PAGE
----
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<target target-type="anchor" id="page_xiii" /> <sc>general editorial introduction</sc> general editorial introduction general editorial introduction <sc>i. the scope and state of t. s. eliot’s prose, 1965-2014</sc>

As one of the most prolific prose masters of his age, T. S. Eliot published several volumes of essays that have had an immeasurable impact on literature, culture, and the humanities worldwide. At the beginning of the twenty-first century, however, more than seven hundred pieces of Eliot’s prose remain uncollected or unpublished, and there are no critical editions of the work published in his lifetime. The situation is partly due to Eliot’s own reticence. He was highly selective about the works that he wished to preserve, declaring that he could never bear to reread his prose writings without “acute embarrassment.” In midcareer, in a letter to John Hayward, who was collecting and preserving much of his work, he confessed:

I have had to write at one time or another a lot of junk in periodicals the greater portion of which ought never to be reprinted. If any of this came to light, you would have to decide; but I wouldn’t expect you to collect it yourself: you could take it in general that what I have not published in books by the time of my death I don’t consider worth publishing. F[aber]. & F[aber] might be tempted, and your job would be to say no.

(15 Feb 1938)

Over twenty years later, when the scholar A. C. Partridge approached him about collecting and editing his prose, he was less adamant, but felt that such a project was premature:

It is not for me to have an opinion as to whether the undertaking of such a task is justified by the value of my prose writings, but on the whole it seems to me an enterprise which would be more suitable after my death than during my life time, especially as I hope that I shall continue for some years to produce both prose and verse. It may be that there are some of my uncollected contributions to periodicals which are worth preserving, but I feel that it is premature to consider any definitive collection of my prose writings.

(1 Apr 1959) He would soon begin discussions about publishing his doctoral dissertation on F. H. Bradley, but he seems to have given no thought to the future of the large number of unpublished addresses, broadcast scripts, and other prose items that had been accumulating in the forty-three years since his student days at Harvard and Oxford. The many uncollected items listed in the successive editions of Donald Gallup’s T. S. Eliot: A Bibliography(1953, 1969), a major resource for the present edition, were available for scholars to consult, but his unpublished prose remained restricted and inaccessible after his death. Thus, most critical assessments of Eliot’s work and thought have drawn primarily on the small percentage of essays that he gradually collected and put forth as a personal canon during his lifetime.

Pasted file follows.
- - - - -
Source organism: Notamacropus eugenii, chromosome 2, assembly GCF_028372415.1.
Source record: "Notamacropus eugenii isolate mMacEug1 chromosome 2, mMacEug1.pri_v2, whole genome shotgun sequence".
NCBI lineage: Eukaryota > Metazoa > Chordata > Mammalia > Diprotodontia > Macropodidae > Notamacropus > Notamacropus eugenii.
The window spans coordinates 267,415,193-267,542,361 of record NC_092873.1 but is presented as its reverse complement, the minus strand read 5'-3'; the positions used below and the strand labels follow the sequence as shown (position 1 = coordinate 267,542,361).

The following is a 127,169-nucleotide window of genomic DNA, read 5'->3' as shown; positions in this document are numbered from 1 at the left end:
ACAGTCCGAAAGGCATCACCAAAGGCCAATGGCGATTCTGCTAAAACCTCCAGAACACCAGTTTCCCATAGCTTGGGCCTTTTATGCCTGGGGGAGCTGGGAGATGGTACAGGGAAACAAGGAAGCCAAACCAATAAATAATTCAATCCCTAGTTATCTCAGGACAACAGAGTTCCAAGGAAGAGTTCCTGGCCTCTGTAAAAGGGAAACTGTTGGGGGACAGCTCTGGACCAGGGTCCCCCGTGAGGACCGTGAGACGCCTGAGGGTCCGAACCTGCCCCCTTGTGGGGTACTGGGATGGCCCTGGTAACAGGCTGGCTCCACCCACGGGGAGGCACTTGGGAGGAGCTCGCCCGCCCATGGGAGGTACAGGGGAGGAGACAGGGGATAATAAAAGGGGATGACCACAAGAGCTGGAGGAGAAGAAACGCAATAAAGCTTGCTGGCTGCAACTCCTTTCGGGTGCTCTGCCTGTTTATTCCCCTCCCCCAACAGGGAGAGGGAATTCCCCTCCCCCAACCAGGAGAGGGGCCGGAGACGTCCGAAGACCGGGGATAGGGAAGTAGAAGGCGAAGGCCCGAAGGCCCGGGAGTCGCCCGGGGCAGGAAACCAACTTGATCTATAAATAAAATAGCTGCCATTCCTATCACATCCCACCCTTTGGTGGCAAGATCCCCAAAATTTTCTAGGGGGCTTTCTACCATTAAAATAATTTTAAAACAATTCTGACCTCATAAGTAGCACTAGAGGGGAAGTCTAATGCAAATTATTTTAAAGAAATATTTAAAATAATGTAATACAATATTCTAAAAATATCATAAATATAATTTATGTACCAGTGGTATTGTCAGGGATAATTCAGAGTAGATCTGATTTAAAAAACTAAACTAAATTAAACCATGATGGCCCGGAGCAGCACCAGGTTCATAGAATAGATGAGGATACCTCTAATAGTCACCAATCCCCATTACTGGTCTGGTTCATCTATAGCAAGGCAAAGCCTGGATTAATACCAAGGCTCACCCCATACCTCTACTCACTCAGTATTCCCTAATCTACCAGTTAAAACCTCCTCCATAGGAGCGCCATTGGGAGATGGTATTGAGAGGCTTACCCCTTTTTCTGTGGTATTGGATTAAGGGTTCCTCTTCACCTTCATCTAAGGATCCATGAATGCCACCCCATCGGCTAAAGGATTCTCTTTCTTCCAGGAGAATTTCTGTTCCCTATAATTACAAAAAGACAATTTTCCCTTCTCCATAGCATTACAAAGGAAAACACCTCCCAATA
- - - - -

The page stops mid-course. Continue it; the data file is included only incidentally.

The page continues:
However severe he was about the collection of his own critical writings, as a critic Eliot had always recognized the necessity of having access to “every scrap” that a major author had written. As he asserted in a 1927 essay on Baudelaire, whose writings he had been studying steadily since 1919:

It is now becoming understood that Baudelaire is one of the few poets who wrote nothing, either prose or verse that is negligible. To understand Baudelaire you must read the whole of Baudelaire. And nothing that he wrote is without importance. He was a great poet; he was a great critic. And he was also a man with a profound attitude toward life, for the study of which we need every scrap of his writing.

(“Poet and Saint. . . ,” 1927) Determined to become involved in the intellectual life and cultural milieu of Great Britain and Europe, Eliot entered into dialogue with allies and antagonists in numerous fields, writing widely on poetry, fiction, drama, literary criticism, philosophy, religion, humanism, cultural theory, education, economics, world politics, and other topics of intellectual and social import. He addressed such issues more informally in his “A Commentary” for each issue of the Criterion, for...

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